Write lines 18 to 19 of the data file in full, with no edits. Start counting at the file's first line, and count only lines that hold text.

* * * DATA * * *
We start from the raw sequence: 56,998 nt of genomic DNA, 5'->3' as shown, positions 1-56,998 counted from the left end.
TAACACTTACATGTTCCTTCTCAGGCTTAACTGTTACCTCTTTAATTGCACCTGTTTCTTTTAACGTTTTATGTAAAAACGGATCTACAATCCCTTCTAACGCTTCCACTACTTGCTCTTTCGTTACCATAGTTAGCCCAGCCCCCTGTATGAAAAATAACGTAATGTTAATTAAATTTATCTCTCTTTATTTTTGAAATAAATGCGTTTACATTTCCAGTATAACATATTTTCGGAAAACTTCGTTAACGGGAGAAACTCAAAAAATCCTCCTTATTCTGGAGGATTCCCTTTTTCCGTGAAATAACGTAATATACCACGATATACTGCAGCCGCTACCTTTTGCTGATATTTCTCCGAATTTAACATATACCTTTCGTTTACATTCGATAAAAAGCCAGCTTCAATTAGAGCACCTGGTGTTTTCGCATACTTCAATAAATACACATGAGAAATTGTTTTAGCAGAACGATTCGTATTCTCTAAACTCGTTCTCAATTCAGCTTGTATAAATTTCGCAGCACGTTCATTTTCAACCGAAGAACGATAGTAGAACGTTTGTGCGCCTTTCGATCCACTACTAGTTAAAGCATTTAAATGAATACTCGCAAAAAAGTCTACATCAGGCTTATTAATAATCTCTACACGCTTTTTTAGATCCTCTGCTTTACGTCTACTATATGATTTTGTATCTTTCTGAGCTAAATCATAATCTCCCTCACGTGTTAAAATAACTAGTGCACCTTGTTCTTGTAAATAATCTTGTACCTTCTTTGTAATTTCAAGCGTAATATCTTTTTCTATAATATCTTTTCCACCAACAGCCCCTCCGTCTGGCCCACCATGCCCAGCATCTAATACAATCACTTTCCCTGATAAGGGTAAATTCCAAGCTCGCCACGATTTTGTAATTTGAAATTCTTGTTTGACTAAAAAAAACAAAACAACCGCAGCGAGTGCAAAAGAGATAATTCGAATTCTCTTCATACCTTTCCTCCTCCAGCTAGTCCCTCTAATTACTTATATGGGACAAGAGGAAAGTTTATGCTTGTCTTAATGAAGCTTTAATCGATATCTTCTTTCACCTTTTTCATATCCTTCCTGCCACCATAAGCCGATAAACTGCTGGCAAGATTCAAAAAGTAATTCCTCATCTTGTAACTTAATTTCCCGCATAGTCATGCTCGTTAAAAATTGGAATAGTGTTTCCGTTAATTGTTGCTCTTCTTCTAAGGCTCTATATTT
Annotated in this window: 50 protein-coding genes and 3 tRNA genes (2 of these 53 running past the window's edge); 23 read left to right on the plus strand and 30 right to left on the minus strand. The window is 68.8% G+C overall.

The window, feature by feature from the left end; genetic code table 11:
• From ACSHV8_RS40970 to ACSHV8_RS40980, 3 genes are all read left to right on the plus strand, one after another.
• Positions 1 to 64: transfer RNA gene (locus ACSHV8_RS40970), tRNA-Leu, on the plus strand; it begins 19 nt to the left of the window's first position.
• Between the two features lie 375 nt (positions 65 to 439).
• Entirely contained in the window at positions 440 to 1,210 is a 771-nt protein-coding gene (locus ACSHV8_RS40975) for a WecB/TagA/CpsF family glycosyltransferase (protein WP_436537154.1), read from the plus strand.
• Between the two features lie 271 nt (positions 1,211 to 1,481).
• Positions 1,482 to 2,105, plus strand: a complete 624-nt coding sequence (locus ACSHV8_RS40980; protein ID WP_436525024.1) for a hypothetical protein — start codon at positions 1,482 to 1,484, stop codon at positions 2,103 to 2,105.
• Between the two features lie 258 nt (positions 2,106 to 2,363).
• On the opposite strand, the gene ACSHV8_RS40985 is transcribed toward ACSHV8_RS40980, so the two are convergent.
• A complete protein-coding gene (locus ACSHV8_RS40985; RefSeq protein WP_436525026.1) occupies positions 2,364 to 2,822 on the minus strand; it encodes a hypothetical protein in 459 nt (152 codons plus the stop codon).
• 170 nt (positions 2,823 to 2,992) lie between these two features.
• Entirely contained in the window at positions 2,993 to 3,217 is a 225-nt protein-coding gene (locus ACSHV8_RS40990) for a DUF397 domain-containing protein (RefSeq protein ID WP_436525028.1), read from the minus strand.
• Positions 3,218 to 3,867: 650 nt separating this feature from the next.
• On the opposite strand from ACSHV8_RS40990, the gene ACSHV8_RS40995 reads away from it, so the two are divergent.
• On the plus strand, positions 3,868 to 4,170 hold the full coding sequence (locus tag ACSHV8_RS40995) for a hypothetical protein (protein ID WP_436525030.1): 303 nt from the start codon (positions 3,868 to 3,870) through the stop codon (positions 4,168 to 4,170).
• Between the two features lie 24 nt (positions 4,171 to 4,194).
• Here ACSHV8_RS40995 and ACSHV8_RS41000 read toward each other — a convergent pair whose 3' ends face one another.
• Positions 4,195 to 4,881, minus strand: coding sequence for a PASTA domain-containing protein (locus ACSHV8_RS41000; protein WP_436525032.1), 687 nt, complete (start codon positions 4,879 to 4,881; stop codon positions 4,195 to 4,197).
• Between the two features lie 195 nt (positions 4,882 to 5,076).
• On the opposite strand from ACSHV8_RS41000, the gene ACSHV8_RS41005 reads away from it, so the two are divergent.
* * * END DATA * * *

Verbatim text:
• On the plus strand, positions 3,868 to 4,170 hold the full coding sequence (locus tag ACSHV8_RS40995) for a hypothetical protein (protein ID WP_436525030.1): 303 nt from the start codon (positions 3,868 to 3,870) through the stop codon (positions 4,168 to 4,170).
• Between the two features lie 24 nt (positions 4,171 to 4,194).